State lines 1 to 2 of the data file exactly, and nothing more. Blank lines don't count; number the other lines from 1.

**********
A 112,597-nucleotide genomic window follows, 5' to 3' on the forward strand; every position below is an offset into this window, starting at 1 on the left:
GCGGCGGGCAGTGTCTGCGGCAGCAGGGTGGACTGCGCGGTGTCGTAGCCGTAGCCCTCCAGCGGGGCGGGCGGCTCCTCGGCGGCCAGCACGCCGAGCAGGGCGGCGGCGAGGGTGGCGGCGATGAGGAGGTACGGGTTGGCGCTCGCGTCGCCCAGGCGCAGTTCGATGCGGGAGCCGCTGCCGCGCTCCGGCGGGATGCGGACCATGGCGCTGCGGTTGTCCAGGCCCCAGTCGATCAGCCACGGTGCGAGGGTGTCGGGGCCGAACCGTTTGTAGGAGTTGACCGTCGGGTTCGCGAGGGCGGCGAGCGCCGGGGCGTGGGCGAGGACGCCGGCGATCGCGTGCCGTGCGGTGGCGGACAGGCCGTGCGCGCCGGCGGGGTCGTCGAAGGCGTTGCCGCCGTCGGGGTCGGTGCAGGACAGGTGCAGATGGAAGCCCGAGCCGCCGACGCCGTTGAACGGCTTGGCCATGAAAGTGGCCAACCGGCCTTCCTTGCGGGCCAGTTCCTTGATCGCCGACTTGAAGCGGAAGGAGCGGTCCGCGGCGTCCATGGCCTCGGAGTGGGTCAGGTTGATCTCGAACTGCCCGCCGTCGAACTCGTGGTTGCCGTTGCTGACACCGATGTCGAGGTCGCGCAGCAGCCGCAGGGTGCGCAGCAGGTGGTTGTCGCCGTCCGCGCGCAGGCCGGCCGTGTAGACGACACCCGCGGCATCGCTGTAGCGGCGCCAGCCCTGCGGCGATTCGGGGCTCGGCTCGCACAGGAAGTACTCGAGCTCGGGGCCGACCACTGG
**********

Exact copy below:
A 112,597-nucleotide genomic window follows, 5' to 3' on the forward strand; every position below is an offset into this window, starting at 1 on the left:
GCGGCGGGCAGTGTCTGCGGCAGCAGGGTGGACTGCGCGGTGTCGTAGCCGTAGCCCTCCAGCGGGGCGGGCGGCTCCTCGGCGGCCAGCACGCCGAGCAGGGCGGCGGCGAGGGTGGCGGCGATGAGGAGGTACGGGTTGGCGCTCGCGTCGCCCAGGCGCAGTTCGATGCGGGAGCCGCTGCCGCGCTCCGGCGGGATGCGGACCATGGCGCTGCGGTTGTCCAGGCCCCAGTCGATCAGCCACGGTGCGAGGGTGTCGGGGCCGAACCGTTTGTAGGAGTTGACCGTCGGGTTCGCGAGGGCGGCGAGCGCCGGGGCGTGGGCGAGGACGCCGGCGATCGCGTGCCGTGCGGTGGCGGACAGGCCGTGCGCGCCGGCGGGGTCGTCGAAGGCGTTGCCGCCGTCGGGGTCGGTGCAGGACAGGTGCAGATGGAAGCCCGAGCCGCCGACGCCGTTGAACGGCTTGGCCATGAAAGTGGCCAACCGGCCTTCCTTGCGGGCCAGTTCCTTGATCGCCGACTTGAAGCGGAAGGAGCGGTCCGCGGCGTCCATGGCCTCGGAGTGGGTCAGGTTGATCTCGAACTGCCCGCCGTCGAACTCGTGGTTGCCGTTGCTGACACCGATGTCGAGGTCGCGCAGCAGCCGCAGGGTGCGCAGCAGGTGGTTGTCGCCGTCCGCGCGCAGGCCGGCCGTGTAGACGACACCCGCGGCATCGCTGTAGCGGCGCCAGCCCTGCGGCGATTCGGGGCTCGGCTCGCACAGGAAGTACTCGAGCTCGGGGCCGACCACTGG